House Ways and Means Committee chairman Paul Ryan (R., Wis.) hasn’t yet agreed to take the speaker’s gavel, and some conservative activists want to keep it that way.
ForAmerica’s Brent Bozell issued a preemptive denunciation of Ryan on Monday. “How can someone with an ‘F’ conservative rating (Conservative Review) be acceptable to conservatives?” he said in a statement to National Review. “Paul Ryan came to Washington with such promise and has been a huge disappointment. At every turn he has done the bidding of John Boehner. He hasn’t taken a principled stand on a single thing of importance. He is just more of the same, sadly.”
That marks a reversal from the halcyon days of 2011, when Bozell and a chorus of other conservatives attacked then-presidential candidate Newt Gingrich for criticizing Ryan’s proposed budgetary reforms. “Is the Ryan plan perfect? No — but it is serious, and it is bold, and it is courageous, and it would reverse the slide to economic ruin and socialism set by President Obama,” Bozell said at the time. “Paul Ryan deserves the highest applause from conservatives, but rather than acknowledge that, he is busy pulling the arrows from his back.”
Ryan’s decline in the eyes of such conservative activists forms part of his rationale for turning down a run for speaker, according to a lawmaker who has spoken to him in the last few days. Ryan has passed on making bids for leadership repeatedly before, but he has signaled a willingness to consider running for speaker in the wake of House Majority Leader Kevin McCarthy’s withdrawal — if he was a true consensus choice. Otherwise, he’d prefer to stay in his current job and develop entitlement-reform legislation that a prospective Republican president could sign into law in 2017 — perhaps returning him to his all-star status among the grassroots in the process.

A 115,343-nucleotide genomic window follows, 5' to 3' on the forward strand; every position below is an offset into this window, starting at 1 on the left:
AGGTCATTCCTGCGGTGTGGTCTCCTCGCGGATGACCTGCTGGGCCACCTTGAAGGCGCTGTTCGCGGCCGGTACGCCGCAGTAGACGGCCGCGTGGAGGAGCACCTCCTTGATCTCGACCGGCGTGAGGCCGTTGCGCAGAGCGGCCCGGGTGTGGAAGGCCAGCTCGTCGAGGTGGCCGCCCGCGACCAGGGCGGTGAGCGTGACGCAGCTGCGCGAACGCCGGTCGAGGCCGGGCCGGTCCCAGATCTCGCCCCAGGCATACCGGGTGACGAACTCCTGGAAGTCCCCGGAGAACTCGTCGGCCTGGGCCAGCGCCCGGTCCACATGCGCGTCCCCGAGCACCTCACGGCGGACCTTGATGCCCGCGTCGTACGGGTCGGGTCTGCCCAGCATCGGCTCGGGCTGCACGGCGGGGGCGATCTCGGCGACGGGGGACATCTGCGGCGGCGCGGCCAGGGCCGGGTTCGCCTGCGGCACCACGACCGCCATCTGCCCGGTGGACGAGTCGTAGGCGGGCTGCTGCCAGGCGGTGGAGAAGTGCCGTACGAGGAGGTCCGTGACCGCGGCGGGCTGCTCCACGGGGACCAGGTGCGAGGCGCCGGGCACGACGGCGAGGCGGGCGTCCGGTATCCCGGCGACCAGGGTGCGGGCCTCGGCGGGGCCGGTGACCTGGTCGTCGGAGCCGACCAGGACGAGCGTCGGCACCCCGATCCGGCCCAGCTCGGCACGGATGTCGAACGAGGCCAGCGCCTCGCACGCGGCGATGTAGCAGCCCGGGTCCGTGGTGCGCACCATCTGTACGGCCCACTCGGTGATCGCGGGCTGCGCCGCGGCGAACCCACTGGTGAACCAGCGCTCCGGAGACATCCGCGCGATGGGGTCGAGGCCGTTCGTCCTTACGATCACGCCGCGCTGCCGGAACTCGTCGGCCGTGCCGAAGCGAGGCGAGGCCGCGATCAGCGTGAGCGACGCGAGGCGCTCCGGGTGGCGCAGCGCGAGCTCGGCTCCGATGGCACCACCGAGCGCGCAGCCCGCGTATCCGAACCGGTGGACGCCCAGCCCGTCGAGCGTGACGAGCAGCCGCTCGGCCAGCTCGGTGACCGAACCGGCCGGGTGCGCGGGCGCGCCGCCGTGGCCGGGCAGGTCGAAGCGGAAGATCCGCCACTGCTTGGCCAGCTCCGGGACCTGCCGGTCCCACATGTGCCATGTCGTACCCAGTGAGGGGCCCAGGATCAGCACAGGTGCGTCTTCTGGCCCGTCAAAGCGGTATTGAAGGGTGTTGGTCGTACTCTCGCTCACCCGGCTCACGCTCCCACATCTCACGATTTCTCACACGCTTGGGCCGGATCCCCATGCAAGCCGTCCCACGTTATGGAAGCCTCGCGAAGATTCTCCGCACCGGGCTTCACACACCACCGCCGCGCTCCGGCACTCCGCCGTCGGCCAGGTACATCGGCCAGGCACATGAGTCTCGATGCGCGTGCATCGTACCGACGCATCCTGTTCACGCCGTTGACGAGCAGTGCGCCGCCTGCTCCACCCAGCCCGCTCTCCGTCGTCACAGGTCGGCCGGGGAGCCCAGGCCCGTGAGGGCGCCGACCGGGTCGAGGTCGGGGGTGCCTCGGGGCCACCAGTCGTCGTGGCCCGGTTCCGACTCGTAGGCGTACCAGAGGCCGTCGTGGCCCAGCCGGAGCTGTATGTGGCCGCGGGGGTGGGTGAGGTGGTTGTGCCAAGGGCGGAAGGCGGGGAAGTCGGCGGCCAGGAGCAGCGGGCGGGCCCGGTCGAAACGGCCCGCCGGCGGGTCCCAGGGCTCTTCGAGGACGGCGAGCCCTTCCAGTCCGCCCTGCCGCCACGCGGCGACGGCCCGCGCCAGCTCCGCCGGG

#share#Ryan is still “the gold standard” for conservatives who don’t live and die by the beltway news cycle, according to one House Republican. But “in 30 days, Paul knows that that constant [criticism] will cause those people to have a different view of [him].”
He is already receiving a preview of that criticism. The Drudge Report gave pride-of-place over the weekend to a Breitbart News piece criticizing him. Long-time conservative activist Phyllis Schlafly said he’d be “the same type of leader as outgoing Speaker Boehner.” And RedState’s Erick Erickson described him as a “dangerous pick” because he “will give the veneer of conservatism to whatever he touches.”
#related#Such statements suggest that there’s a constituency ready to reward rank-and-file lawmakers who oppose Ryan, perhaps complicating his effort to achieve and maintain the unity he desires should he take over as speaker.
“He’s getting enormous pressure to ‘take one for the team’ and I’m afraid today that there’s no taking one,” says the House Republican. “It’s the [political] equivalent of having B-52s come overhead, about to drop bombs, and you dive on the grenade. . . . You didn’t save any lives; the problem out-scoped your capacity to protect.”
— Joel Gehrke is a political reporter for National Review.
Editor’s Note: This piece has been updated since its original publication.